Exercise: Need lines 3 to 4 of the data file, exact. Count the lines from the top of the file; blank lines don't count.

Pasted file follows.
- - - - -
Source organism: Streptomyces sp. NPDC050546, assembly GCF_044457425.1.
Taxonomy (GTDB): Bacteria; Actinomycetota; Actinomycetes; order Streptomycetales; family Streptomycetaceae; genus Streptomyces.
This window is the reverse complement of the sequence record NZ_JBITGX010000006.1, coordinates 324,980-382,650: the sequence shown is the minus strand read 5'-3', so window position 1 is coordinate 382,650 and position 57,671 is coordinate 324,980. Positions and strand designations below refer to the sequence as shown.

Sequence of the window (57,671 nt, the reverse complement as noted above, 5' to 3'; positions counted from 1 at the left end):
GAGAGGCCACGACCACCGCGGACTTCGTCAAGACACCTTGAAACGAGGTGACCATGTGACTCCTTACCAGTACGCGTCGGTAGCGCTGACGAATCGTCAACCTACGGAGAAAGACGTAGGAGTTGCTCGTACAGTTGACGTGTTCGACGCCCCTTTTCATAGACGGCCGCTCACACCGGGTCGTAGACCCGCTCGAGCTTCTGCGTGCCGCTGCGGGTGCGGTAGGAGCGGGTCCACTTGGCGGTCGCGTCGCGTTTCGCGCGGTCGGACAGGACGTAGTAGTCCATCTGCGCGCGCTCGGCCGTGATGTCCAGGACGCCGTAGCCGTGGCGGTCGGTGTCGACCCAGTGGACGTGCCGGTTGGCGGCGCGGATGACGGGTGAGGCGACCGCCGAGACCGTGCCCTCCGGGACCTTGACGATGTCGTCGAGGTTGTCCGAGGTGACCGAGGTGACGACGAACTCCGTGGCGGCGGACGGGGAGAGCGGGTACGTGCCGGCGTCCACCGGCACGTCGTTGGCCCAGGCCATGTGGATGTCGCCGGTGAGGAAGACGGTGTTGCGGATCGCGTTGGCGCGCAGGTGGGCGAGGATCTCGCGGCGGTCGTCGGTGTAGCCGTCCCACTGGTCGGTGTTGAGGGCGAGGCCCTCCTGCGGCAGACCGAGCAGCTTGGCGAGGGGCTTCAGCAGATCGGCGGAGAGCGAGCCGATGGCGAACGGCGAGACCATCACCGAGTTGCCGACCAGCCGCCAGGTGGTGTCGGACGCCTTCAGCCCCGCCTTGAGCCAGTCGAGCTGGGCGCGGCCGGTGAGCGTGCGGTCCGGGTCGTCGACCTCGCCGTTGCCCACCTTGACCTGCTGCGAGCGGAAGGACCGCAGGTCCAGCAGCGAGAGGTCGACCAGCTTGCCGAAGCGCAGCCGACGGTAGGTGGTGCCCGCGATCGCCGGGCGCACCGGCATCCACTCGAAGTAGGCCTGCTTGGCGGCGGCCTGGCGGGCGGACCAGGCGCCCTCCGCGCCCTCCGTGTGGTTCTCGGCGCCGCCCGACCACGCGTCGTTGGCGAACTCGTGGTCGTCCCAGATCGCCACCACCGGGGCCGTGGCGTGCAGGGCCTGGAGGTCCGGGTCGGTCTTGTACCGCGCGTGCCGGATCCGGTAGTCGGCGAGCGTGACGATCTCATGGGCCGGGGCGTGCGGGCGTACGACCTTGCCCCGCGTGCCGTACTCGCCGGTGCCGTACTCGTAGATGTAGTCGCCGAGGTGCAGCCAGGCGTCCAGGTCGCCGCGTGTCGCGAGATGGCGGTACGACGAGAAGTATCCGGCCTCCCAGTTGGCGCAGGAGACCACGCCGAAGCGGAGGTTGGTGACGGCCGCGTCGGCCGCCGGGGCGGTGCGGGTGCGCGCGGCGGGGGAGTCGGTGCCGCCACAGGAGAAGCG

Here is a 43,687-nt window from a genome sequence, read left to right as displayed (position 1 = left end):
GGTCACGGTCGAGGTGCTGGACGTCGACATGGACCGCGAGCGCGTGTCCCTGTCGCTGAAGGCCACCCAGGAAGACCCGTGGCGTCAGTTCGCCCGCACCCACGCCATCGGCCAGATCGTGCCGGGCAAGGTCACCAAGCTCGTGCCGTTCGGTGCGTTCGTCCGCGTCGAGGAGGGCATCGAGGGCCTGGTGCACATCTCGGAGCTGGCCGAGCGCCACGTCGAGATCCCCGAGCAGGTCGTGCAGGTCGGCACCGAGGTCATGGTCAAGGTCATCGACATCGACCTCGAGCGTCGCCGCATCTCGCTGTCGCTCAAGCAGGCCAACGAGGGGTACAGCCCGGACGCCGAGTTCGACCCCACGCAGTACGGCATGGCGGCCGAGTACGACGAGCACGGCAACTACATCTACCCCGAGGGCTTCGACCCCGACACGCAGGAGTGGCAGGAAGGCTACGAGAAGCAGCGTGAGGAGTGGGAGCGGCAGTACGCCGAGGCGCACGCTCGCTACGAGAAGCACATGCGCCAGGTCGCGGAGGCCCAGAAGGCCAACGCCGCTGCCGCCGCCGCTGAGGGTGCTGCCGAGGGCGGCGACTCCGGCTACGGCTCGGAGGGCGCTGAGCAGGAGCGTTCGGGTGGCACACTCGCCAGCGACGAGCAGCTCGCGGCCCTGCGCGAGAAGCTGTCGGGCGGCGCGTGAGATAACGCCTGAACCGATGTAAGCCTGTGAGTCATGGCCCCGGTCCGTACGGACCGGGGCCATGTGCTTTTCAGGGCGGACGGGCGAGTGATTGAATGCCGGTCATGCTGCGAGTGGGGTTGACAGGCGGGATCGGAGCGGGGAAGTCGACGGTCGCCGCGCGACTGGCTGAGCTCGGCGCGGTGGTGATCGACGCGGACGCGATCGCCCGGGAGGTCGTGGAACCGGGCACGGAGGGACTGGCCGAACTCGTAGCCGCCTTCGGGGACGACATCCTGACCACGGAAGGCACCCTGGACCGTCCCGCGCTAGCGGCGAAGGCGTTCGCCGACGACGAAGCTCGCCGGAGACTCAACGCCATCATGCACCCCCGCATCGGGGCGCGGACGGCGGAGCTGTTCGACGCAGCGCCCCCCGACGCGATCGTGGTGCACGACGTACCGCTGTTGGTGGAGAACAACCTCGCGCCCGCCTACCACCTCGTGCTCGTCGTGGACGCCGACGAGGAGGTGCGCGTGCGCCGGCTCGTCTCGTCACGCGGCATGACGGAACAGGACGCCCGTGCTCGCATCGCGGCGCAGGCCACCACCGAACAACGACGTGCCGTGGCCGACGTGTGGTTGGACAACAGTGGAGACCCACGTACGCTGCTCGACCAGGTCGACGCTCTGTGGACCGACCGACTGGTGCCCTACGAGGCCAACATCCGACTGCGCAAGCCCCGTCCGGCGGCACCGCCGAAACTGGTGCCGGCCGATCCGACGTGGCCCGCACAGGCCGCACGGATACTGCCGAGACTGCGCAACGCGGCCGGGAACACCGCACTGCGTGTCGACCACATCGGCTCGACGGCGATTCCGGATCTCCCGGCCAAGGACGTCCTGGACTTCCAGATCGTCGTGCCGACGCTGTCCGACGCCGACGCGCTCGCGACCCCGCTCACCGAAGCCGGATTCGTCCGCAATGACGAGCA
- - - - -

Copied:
This window is the reverse complement of the sequence record NZ_JBITGX010000006.1, coordinates 324,980-382,650: the sequence shown is the minus strand read 5'-3', so window position 1 is coordinate 382,650 and position 57,671 is coordinate 324,980. Positions and strand designations below refer to the sequence as shown.

Sequence of the window (57,671 nt, the reverse complement as noted above, 5' to 3'; positions counted from 1 at the left end):